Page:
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    Introduces the modern algebraic concepts of a group and a ring. These concepts occur throughout modern mathematics and this paper looks at their properties and some applications.

    Modern algebra is studied all over the world, perhaps not surprisingly in view of its international beginnings in the late 1700s with work of the Swiss mathematician Leonhard Euler, the French mathematician Joseph Louis Lagrange, and the German mathematician Carl Friedrich Gauss. Their work led to the introduction in the 1800s of the unifying abstract algebraic concepts of a group and a ring, the first of these pioneered by Arthur Cayley, the second by Richard Dedekind. These two notions of a group (a set with a standard operation, usually called multiplication) and a ring (a set with two operations, usually called addition and multiplication) are very important in many of the sciences as well as mathematics in both its pure and applied branches. Even after more than 100 years since their introduction, most of today’s research in modern algebra involves the study of either groups or rings (or both!)

    The learning aims of the paper are principally to develop the notions of groups and rings, to see how these arise in a variety of mathematical settings, and to establish their fundamental properties. We will also study practical applications of these objects to cryptography and to detecting/correcting errors that occur in transmission of data.

    About this paper

    Paper title Modern Algebra
    Subject Mathematics
    EFTS 0.15
    Points 18 points
    Teaching period Semester 2 (On campus)
    Domestic Tuition Fees ( NZD ) $981.75
    International Tuition Fees Tuition Fees for international students are elsewhere on this website.
    MATH 202
    Schedule C
    Arts and Music, Science

    This paper will be of interest to anyone who wishes to see how algebraic properties and phenomena arising in different branches of mathematics and science can be described and understood using the concepts of groups and rings, and how these concepts can be applied to contemporary practical problems regarding private and accurate communciation of data across insecure or unreliable channels.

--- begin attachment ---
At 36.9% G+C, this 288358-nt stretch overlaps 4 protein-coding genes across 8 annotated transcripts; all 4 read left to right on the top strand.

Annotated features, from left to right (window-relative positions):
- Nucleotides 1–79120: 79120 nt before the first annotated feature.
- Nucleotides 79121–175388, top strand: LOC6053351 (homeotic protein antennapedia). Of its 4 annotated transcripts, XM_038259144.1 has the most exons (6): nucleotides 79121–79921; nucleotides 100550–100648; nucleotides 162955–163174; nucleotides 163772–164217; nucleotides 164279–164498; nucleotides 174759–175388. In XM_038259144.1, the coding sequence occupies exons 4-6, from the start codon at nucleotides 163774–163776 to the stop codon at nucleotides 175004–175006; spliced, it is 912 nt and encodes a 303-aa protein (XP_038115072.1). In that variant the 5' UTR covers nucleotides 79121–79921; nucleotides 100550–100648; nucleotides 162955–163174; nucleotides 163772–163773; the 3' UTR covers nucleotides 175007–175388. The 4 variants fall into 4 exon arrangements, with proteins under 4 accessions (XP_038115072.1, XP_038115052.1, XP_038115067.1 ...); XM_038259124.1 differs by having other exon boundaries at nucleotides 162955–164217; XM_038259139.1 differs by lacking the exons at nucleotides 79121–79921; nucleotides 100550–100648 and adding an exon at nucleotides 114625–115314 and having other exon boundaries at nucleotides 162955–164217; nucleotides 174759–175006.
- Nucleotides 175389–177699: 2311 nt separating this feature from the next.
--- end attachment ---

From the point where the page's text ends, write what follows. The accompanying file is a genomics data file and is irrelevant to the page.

Students who wish to pursue their interests in algebra should take this course as a foundation to more advanced papers in the theory of groups, Galois Theory, rings, modules and algebras.


    For more information, contact MATH and COMO200-300 Level Advisor Jõrg Hennig at

    Teaching staff

    Dr Dominic Searles

    Paper Structure

    Main topics:

    • Groups; subgroups; homomorphism and isomorphism; cosets and normal subgroups; quotient groups; Lagrange’s theorem, RSA encryption
    • Rings; subrings; homomorphism and isomorphism; ideals; quotient rings; integral domains; fields; polynomial rings; factorisation in rings, error-correcting codes
    Teaching Arrangements

    Five lectures per fortnight and one weekly tutorial.


    Recommended texts: Abstract Algebra, third edition by David S. Dummit and Richard M. Foote; Contemporary Abstract Algebra, eighth edition by Joseph A. Gallian.

    Graduate Attributes Emphasised
    Communication, Critical thinking.
    View more information about Otago's graduate attributes.
    Learning Outcomes
    Demonstrate the ability to use mathematical reasoning by writing proofs in the context of groups and rings.


    Semester 2

    Teaching method
    This paper is taught On Campus
    Learning management system


    Stream Days Times Weeks
    A1 Monday 10:00-10:50 29-35, 37-42
    Wednesday 11:00-11:50 29-35, 37-42
    Friday 11:00-11:50 29-35, 37-42


    Stream Days Times Weeks
    A1 Thursday 10:00-10:50 29-35, 37-42
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